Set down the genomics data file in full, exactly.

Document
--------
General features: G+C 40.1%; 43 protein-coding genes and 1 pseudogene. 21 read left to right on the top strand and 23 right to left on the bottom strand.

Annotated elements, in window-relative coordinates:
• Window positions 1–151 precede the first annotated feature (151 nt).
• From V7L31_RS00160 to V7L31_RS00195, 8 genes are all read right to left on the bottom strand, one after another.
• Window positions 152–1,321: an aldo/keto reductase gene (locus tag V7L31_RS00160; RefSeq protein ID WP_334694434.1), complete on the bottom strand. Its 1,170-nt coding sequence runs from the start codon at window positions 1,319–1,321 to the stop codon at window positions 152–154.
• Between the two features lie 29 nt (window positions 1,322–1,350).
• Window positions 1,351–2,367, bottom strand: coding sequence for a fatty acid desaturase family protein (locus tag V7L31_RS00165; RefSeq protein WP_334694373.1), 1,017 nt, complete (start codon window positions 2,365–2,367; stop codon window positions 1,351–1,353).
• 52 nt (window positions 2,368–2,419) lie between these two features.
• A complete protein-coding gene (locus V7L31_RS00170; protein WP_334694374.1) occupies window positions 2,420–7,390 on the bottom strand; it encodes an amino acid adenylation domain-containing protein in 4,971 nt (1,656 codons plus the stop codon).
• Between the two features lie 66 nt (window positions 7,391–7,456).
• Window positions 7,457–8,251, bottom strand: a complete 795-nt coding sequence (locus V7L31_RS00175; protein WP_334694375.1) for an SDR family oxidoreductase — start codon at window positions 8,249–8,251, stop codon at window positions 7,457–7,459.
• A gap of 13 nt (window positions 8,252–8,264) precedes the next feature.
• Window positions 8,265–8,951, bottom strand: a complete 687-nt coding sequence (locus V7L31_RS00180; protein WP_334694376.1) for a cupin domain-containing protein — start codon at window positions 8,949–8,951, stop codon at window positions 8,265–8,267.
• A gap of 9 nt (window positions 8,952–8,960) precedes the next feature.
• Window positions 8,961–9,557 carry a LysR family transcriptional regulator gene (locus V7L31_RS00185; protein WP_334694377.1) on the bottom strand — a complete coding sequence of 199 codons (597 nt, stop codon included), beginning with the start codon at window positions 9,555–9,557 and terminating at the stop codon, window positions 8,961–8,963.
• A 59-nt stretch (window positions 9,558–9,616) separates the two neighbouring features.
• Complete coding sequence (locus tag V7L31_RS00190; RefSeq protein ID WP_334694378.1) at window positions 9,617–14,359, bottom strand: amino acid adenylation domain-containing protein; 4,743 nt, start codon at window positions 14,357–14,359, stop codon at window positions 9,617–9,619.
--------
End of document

General features: G+C 40.1%; 43 protein-coding genes and 1 pseudogene. 21 read left to right on the top strand and 23 right to left on the bottom strand.

Annotated elements, in window-relative coordinates:
• Window positions 1–151 precede the first annotated feature (151 nt).
• From V7L31_RS00160 to V7L31_RS00195, 8 genes are all read right to left on the bottom strand, one after another.
• Window positions 152–1,321: an aldo/keto reductase gene (locus tag V7L31_RS00160; RefSeq protein ID WP_334694434.1), complete on the bottom strand. Its 1,170-nt coding sequence runs from the start codon at window positions 1,319–1,321 to the stop codon at window positions 152–154.
• Between the two features lie 29 nt (window positions 1,322–1,350).
• Window positions 1,351–2,367, bottom strand: coding sequence for a fatty acid desaturase family protein (locus tag V7L31_RS00165; RefSeq protein WP_334694373.1), 1,017 nt, complete (start codon window positions 2,365–2,367; stop codon window positions 1,351–1,353).
• 52 nt (window positions 2,368–2,419) lie between these two features.
• A complete protein-coding gene (locus V7L31_RS00170; protein WP_334694374.1) occupies window positions 2,420–7,390 on the bottom strand; it encodes an amino acid adenylation domain-containing protein in 4,971 nt (1,656 codons plus the stop codon).
• Between the two features lie 66 nt (window positions 7,391–7,456).
• Window positions 7,457–8,251, bottom strand: a complete 795-nt coding sequence (locus V7L31_RS00175; protein WP_334694375.1) for an SDR family oxidoreductase — start codon at window positions 8,249–8,251, stop codon at window positions 7,457–7,459.
• A gap of 13 nt (window positions 8,252–8,264) precedes the next feature.
• Window positions 8,265–8,951, bottom strand: a complete 687-nt coding sequence (locus V7L31_RS00180; protein WP_334694376.1) for a cupin domain-containing protein — start codon at window positions 8,949–8,951, stop codon at window positions 8,265–8,267.
• A gap of 9 nt (window positions 8,952–8,960) precedes the next feature.
• Window positions 8,961–9,557 carry a LysR family transcriptional regulator gene (locus V7L31_RS00185; protein WP_334694377.1) on the bottom strand — a complete coding sequence of 199 codons (597 nt, stop codon included), beginning with the start codon at window positions 9,555–9,557 and terminating at the stop codon, window positions 8,961–8,963.
• A 59-nt stretch (window positions 9,558–9,616) separates the two neighbouring features.
• Complete coding sequence (locus tag V7L31_RS00190; RefSeq protein ID WP_334694378.1) at window positions 9,617–14,359, bottom strand: amino acid adenylation domain-containing protein; 4,743 nt, start codon at window positions 14,357–14,359, stop codon at window positions 9,617–9,619.